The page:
A night at the (Australian) museum

Ectomorph or endomorph? Defining characteristics of amphibians and reptiles? Champagne in hand, I rack the depths of my brain to search for the lessons faintly imprinted in my brain by my year 6 teacher. I struggle to channel the days when answers were found in encyclopaedias (and Encarta) and reach for my phone to google the answer.

Discovery is the word of the night at Jurassic Lounge, where we wander through the entrance to be handed a drink by a bespectacled skinny-jean clad waiter bopping energetically around the bar.  An initiative by the Australian Museum to prove that you don’t need to be in school uniform to find dinosaurs fun, it transforms into a bar and performance space every Tuesday night.

A strange mix of professionals in suits, art students and indie rockers, the lure of drinks and live music in a place most of us associate with whispers and school excursions has widespread appeal.  

We find ourselves at a cross between an underground jazz bar and a dinosaur cemetery.  Following the lead of the crowd we grab some cushions, recline against the glass displays of amphibian fossils and enjoy the James Blunt-esque tunes of Dylan Hogan-Ross followed by giant puppets (aka the band Toy Death) who look like they have stepped directly out of my childhood nightmares and jolt us out of our relaxed reveries.  The crowd seems completely oblivious to the dinosaur skeleton suspended about a metre above their heads, with the pillows, dim lighting and live music reminiscent of a Brooklyn loft.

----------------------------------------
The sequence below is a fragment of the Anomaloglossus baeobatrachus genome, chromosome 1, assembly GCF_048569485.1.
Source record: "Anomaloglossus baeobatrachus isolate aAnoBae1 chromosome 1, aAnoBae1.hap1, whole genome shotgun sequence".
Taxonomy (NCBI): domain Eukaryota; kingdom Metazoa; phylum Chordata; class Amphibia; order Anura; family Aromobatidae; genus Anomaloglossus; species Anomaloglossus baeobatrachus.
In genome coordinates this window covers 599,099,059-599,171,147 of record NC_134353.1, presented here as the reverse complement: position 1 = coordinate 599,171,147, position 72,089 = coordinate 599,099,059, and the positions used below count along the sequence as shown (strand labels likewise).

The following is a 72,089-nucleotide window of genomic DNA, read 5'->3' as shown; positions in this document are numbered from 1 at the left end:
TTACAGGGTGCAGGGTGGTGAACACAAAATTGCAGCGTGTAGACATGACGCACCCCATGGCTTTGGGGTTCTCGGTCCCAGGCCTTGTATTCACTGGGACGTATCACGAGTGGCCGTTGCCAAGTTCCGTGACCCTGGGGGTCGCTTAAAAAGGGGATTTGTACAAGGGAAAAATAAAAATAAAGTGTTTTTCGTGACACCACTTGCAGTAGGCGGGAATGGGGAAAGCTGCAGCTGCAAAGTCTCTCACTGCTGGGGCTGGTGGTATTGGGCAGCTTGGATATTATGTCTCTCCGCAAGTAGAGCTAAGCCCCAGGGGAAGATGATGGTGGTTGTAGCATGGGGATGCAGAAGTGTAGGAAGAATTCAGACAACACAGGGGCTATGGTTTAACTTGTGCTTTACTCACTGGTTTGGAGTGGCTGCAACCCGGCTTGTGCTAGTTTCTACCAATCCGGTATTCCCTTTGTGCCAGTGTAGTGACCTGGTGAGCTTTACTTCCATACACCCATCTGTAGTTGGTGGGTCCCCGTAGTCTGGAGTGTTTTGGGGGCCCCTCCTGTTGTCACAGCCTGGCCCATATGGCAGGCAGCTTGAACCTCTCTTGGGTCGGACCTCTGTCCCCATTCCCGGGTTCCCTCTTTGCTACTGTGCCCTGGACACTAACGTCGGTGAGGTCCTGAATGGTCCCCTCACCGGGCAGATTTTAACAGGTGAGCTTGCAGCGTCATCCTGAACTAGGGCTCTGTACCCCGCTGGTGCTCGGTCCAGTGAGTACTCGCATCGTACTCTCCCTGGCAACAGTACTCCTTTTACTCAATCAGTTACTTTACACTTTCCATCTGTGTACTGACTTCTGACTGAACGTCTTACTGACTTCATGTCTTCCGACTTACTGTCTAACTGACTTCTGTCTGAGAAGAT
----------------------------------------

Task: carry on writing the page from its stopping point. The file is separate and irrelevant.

We finish our drinks and make our way through the maze of the museum, surprised at the child-like wonder that each room inspires.  Endless entertainment is had at the ocean sensor table where a virtual shark “bites” your hand before disappearing back into the depths of cyber space. 

The reptile room gives us the chance to practice our drawing skills, and we find ourselves engrossed in following the step-by-step instructions and attempting to draw frogs (though I was unable to quite reach the standard of Carly, aged 6). 

Entering another room, we find an eclectic bunch of people bopping away – to silence. It is like stepping onto the set of “A night at the museum – the silent disco sequel” until I am handed a pair of headphones, notice the DJ in the corner and suddenly the dance floor comes to life. Watching people twirl each other to the disco beats, we resolve to come back after a few more drinks.

Jurassic Lounge provides a creative and intellectual twist to the standard mid-week after work drink.  Don your dancing shoes, BYO pencil and give your left brain some exercise!

Jurassic Lounge is on at the Australian Museum every Tuesday from 1 Feb - 19 April.  Entry is $15 and includes a free drink.